Andrew VanWyngarden is on the move; somewhere high above a satellite attempts to keep he and I connected – me seated in a London basement, he pressing a mobile to his ear while speeding to the British south coast and a date with a Brighton crowd. _Crackle… hiss… _
Andrew formed MGMT with Ben Goldwasser in 2002 while in college; the pair, based in Brooklyn, recently signed with Columbia to release their debut album, Oracular Spectacular. Out stateside now, the LP is released in the UK on March 10. Its title stems from a Google search: ‘mystic bullshit’ was tapped into the box and the album title spat out somewhere across the page. The searched expression says a lot for the head-spinning qualities of the duo’s recorded output to date, in the best possible sense.
The album’s already attracted its share of plaudits, with thumbs-up critiques from Rolling Stone and All Music already attained (DiS review to follow soon). Its lead single, ‘Time To Pretend’, is out now. As the band tear about this land in support of said releases, DiS finds out why Oracular Spectacular’s taken its time earning an official UK release, and how Flaming Lips producer Dave Fridmann helped realise MGMT’s potential.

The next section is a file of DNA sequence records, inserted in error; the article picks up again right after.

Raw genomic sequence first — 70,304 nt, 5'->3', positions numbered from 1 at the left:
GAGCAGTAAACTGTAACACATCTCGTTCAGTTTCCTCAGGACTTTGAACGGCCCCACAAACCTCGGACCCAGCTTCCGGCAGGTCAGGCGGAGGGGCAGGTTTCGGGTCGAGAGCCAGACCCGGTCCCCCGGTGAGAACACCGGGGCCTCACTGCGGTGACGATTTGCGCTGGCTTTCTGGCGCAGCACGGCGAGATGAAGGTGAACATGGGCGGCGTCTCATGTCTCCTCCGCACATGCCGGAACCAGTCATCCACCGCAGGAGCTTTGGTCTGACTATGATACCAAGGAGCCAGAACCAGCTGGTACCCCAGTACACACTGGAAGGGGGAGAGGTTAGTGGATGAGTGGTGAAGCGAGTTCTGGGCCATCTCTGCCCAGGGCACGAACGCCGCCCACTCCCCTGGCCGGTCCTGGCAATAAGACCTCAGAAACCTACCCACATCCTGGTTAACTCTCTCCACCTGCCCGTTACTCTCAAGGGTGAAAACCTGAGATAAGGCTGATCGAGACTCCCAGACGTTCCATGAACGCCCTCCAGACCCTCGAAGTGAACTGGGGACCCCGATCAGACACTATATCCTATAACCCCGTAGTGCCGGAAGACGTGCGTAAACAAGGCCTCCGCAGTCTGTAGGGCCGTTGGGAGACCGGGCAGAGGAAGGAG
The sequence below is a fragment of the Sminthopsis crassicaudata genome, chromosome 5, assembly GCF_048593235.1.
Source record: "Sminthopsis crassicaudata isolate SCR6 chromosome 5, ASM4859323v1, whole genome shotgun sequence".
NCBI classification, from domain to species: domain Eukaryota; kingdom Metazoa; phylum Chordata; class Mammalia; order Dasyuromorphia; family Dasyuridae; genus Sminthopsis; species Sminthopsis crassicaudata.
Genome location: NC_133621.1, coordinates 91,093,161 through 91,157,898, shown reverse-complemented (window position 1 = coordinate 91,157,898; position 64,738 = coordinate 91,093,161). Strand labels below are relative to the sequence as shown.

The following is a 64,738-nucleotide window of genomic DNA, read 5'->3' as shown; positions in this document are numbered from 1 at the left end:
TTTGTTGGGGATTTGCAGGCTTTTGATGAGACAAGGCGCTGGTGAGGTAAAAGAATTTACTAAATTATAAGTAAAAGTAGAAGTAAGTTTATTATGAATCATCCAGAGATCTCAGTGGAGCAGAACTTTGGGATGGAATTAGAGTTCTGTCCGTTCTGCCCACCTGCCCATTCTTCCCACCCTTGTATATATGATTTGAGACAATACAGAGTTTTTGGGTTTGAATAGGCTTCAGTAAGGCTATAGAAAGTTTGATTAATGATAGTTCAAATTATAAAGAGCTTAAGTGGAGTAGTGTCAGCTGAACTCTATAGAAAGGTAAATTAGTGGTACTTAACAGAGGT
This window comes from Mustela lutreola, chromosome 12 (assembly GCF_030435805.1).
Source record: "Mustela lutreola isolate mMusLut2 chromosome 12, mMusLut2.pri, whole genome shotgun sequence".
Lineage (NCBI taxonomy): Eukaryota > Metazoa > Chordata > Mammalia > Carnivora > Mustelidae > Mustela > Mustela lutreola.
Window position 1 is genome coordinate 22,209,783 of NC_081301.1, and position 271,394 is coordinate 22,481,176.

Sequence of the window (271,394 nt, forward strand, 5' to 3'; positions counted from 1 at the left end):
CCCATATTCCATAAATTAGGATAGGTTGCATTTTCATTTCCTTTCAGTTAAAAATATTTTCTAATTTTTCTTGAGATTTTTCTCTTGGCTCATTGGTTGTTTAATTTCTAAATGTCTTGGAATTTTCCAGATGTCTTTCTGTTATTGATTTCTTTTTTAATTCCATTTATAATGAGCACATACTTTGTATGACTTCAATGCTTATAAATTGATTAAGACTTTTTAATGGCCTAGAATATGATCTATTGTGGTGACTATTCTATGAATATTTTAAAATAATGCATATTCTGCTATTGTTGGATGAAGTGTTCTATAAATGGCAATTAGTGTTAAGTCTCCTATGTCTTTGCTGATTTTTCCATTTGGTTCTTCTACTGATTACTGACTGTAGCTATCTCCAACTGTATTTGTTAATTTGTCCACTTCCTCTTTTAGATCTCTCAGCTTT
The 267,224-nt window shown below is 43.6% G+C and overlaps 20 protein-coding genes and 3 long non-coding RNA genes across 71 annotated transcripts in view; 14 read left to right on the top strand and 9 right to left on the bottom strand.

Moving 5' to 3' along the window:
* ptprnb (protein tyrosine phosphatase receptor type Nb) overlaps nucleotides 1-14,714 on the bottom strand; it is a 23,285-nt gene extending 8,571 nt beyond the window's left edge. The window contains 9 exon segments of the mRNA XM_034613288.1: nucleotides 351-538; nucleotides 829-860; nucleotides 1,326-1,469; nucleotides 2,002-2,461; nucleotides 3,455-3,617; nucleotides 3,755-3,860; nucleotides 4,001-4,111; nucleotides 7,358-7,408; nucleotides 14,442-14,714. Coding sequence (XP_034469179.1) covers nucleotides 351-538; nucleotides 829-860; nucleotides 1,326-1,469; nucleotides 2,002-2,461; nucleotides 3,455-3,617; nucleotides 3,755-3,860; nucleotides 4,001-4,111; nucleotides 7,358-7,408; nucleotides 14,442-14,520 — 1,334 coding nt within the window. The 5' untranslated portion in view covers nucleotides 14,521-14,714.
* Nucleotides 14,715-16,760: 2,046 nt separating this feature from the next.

…hiss… pop… crackle…
Video: ‘Time To Pretend’
On the move Andrew?
Yeah, we’re driving to Brighton.
Nice part of the world to be in with the weather turning, but anyway, the album. It’s already out in the US – why the hold-up here?
I think if it was up to us we’d have released it as soon as we’d finished recording it, but of course that’s not the way labels do things. So, we released it in the US back in October, and it ‘officially’ came out there in January. I guess it’d be coming out even later than it is over here if it wasn’t for us wanting the release date pushed forward.
It’s got a couple of songs on it from your Time To Pretend EP of 2005, ‘Kids’ and that title track…
Yeah, those two songs do date from the EP, but the others were all written a year ago when preparing the album.
**Is anything planned for the other EP tracks? I’d hate a song like ‘Boogie Down’ to go to waste…
We don’t know. We like the songs, but we were in a completely different place when we wrote them – they’re more electronic, and kinda sarcastic, some of it.
Yeah, I’d say that’s evident in the titles…
_ (Laughs)_ Yeah. But we’d rather people focussed on our newer stuff right now.
Sure. And you’re playing the new stuff right now. How’ve UK crowds been taking to you? You just played with Band of Horses right?